December 19, 2007
The intersection of crim law and dispute resolution
Michael O'Hear and Andrea Schneider have posted on SSRN this short and interesting piece entitled "Dispute Resolution in Criminal Law." Here is the abstract:
Although the study of plea bargaining would seem, by its nature, to invite interdisciplinary collaboration between criminal law and dispute resolution scholars, there has been remarkably little cross-fertilization between the fields. In this Essay, we discuss the suitability of conceptualizing plea bargaining as a form of dispute resolution and describe some of the useful things that criminal law scholars might learn from dispute resolution scholars, and vice versa. The Essay, which introduces a symposium issue of the Marquette Law Review devoted to plea bargaining, also briefly previews the other papers included in the symposium.
UPDATE: A helpful reader sent me a note detailing that others are working on the crim/ADR connection:
You may be interested to know that the winning entry in this year's ABA Section of Dispute Resolution essay contest for law students also focused on applying ADR to criminal cases; specifically, the article encourages adaptation of victim-offender mediation to the cases of those who have been exonerated after wrongful convictions. The article addresses, among other things, the anger that victims continue to feel toward those convicted of the crimes against them, even when the evidence of innocence is substantial, and suggests mediation as a tool to heal the anger for both victims and the wrongfully convicted.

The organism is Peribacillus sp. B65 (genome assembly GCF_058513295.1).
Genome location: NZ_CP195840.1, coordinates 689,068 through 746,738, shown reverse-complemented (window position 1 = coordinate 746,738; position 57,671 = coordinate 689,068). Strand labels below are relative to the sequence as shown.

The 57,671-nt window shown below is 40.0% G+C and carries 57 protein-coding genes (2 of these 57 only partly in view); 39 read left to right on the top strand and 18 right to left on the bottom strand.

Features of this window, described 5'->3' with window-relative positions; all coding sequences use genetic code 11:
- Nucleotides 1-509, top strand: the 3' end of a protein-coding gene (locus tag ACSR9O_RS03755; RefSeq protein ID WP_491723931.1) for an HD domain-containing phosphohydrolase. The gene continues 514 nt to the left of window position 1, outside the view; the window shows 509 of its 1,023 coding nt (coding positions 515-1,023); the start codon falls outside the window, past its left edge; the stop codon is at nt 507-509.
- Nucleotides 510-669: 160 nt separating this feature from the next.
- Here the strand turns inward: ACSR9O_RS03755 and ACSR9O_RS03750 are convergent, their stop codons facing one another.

Here is the link to the Section of Dispute Resolution website, which has a link to the winning entry.
December 19, 2007 at 11:02 PM | Permalink
TrackBack URL for this entry:
Listed below are links to weblogs that reference The intersection of crim law and dispute resolution:
An interesting hearing on c-span last night brought this to mind. A female employee of KBR in Iraq was raped by co-workers. She was taken to the military medical facility where evidence was gathered via a rape kit. The rape kit was then handed to the security person from KBR. Unbelievably, the rape kit disappeared and criminal charges were not initiated. The employee then attempted to bring civil charges against KBR but was denied because there had been an arbitration clause in the 18 page employment agreement she had signed.
Arbitration, mediation, and dispute resolution sound so reasonable, but do they have anything to do with justice?
Posted by: beth curtis | Dec 20, 2007 11:07:52 AM
The fact that victims are still pissed off at the poor defendant after he has been exonerated (I don't care who rots in prison as long as SOMEONE does!) is proof positive to me why the victim's rights movement needs to be stopped in its tracks.
I think mediation/ADR is improper in criminal cases because I believe plea bargaining is improper and should not be permitted. It's too coercive. The right to a trial (whether jury or at the defendant's election, by judge) should not be waivable. This will force prosecutors to only prosecute the truly "real" crimes due to limited executive and judicial resources. Plus, if someone is truly guilty, they shouldn't be able to bargain their way out of a proper sentence. And finally, the fact that when plea bargaining is permitted, those who select their right to go to trial are heavily punished for doing so.
Does anyone really expect prosecutors and defense attorneys (along with their clients) to drive over to a mediator's office and waste a day in mediation? Who pays for the mediator? And please tell me the victim is not sitting in there with the prosecutor as a "party" helping the state negotiate.
Posted by: bruce | Dec 20, 2007 2:11:05 PM
Without plea bargaining there would be far fewer indictments. Plea bargaining is a very easy way to build a case through threat and intimidation. Going to trial is brutal and expensive and to most any alternative is preferable.
Posted by: beth curtis | Dec 20, 2007 5:42:24 PM